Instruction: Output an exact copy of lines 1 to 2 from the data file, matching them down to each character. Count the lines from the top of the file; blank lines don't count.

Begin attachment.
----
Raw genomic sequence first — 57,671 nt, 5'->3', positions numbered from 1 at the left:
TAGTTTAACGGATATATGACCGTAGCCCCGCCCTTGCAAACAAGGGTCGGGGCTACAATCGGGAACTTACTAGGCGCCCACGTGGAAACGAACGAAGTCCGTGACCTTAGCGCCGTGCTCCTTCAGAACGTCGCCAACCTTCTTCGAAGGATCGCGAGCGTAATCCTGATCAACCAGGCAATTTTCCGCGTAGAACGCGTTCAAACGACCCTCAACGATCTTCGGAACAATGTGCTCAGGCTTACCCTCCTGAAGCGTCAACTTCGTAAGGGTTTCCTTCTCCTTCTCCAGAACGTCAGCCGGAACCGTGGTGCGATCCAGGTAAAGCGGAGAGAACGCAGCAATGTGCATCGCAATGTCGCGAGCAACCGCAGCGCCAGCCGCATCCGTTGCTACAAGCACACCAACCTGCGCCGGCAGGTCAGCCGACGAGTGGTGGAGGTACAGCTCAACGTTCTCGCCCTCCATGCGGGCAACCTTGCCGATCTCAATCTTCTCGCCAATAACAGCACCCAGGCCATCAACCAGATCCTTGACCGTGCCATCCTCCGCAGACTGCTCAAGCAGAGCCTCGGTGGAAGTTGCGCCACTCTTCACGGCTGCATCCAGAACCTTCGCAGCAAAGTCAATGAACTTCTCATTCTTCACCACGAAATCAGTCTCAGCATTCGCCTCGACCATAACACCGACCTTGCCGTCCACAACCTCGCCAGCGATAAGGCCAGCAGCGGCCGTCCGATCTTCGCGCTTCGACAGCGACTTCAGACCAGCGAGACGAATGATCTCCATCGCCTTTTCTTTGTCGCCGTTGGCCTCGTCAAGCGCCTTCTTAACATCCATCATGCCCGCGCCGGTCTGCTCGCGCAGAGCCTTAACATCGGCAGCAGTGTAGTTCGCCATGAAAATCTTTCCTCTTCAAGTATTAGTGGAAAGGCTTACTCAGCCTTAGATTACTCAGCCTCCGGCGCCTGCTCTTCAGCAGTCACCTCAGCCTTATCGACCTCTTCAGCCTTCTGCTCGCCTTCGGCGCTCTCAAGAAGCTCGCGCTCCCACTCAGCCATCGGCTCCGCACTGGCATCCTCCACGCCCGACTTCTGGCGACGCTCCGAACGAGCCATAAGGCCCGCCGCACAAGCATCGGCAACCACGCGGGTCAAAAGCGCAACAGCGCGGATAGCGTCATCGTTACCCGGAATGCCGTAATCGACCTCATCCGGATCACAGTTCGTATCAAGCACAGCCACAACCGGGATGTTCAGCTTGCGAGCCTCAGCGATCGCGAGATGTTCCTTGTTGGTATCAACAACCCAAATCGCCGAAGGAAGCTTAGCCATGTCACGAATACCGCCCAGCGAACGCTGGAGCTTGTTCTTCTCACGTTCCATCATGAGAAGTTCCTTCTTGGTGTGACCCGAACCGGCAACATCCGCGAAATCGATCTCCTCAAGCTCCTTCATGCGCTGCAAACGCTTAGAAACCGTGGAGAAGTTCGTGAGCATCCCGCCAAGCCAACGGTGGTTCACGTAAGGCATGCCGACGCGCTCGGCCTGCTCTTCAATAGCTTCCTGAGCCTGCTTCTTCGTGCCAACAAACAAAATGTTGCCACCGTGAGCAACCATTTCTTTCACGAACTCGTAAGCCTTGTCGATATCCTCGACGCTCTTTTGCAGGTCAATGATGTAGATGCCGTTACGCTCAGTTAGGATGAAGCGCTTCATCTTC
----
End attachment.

Raw genomic sequence first — 57,671 nt, 5'->3', positions numbered from 1 at the left:
TAGTTTAACGGATATATGACCGTAGCCCCGCCCTTGCAAACAAGGGTCGGGGCTACAATCGGGAACTTACTAGGCGCCCACGTGGAAACGAACGAAGTCCGTGACCTTAGCGCCGTGCTCCTTCAGAACGTCGCCAACCTTCTTCGAAGGATCGCGAGCGTAATCCTGATCAACCAGGCAATTTTCCGCGTAGAACGCGTTCAAACGACCCTCAACGATCTTCGGAACAATGTGCTCAGGCTTACCCTCCTGAAGCGTCAACTTCGTAAGGGTTTCCTTCTCCTTCTCCAGAACGTCAGCCGGAACCGTGGTGCGATCCAGGTAAAGCGGAGAGAACGCAGCAATGTGCATCGCAATGTCGCGAGCAACCGCAGCGCCAGCCGCATCCGTTGCTACAAGCACACCAACCTGCGCCGGCAGGTCAGCCGACGAGTGGTGGAGGTACAGCTCAACGTTCTCGCCCTCCATGCGGGCAACCTTGCCGATCTCAATCTTCTCGCCAATAACAGCACCCAGGCCATCAACCAGATCCTTGACCGTGCCATCCTCCGCAGACTGCTCAAGCAGAGCCTCGGTGGAAGTTGCGCCACTCTTCACGGCTGCATCCAGAACCTTCGCAGCAAAGTCAATGAACTTCTCATTCTTCACCACGAAATCAGTCTCAGCATTCGCCTCGACCATAACACCGACCTTGCCGTCCACAACCTCGCCAGCGATAAGGCCAGCAGCGGCCGTCCGATCTTCGCGCTTCGACAGCGACTTCAGACCAGCGAGACGAATGATCTCCATCGCCTTTTCTTTGTCGCCGTTGGCCTCGTCAAGCGCCTTCTTAACATCCATCATGCCCGCGCCGGTCTGCTCGCGCAGAGCCTTAACATCGGCAGCAGTGTAGTTCGCCATGAAAATCTTTCCTCTTCAAGTATTAGTGGAAAGGCTTACTCAGCCTTAGATTACTCAGCCTCCGGCGCCTGCTCTTCAGCAGTCACCTCAGCCTTATCGACCTCTTCAGCCTTCTGCTCGCCTTCGGCGCTCTCAAGAAGCTCGCGCTCCCACTCAGCCATCGGCTCCGCACTGGCATCCTCCACGCCCGACTTCTGGCGACGCTCCGAACGAGCCATAAGGCCCGCCGCACAAGCATCGGCAACCACGCGGGTCAAAAGCGCAACAGCGCGGATAGCGTCATCGTTACCCGGAATGCCGTAATCGACCTCATCCGGATCACAGTTCGTATCAAGCACAGCCACAACCGGGATGTTCAGCTTGCGAGCCTCAGCGATCGCGAGATGTTCCTTGTTGGTATCAACAACCCAAATCGCCGAAGGAAGCTTAGCCATGTCACGAATACCGCCCAGCGAACGCTGGAGCTTGTTCTTCTCACGTTCCATCATGAGAAGTTCCTTCTTGGTGTGACCCGAACCGGCAACATCCGCGAAATCGATCTCCTCAAGCTCCTTCATGCGCTGCAAACGCTTAGAAACCGTGGAGAAGTTCGTGAGCATCCCGCCAAGCCAACGGTGGTTCACGTAAGGCATGCCGACGCGCTCGGCCTGCTCTTCAATAGCTTCCTGAGCCTGCTTCTTCGTGCCAACAAACAAAATGTTGCCACCGTGAGCAACCATTTCTTTCACGAACTCGTAAGCCTTGTCGATATCCTCGACGCTCTTTTGCAGGTCAATGATGTAGATGCCGTTACGCTCAGTTAGGATGAAGCGCTTCATCTTC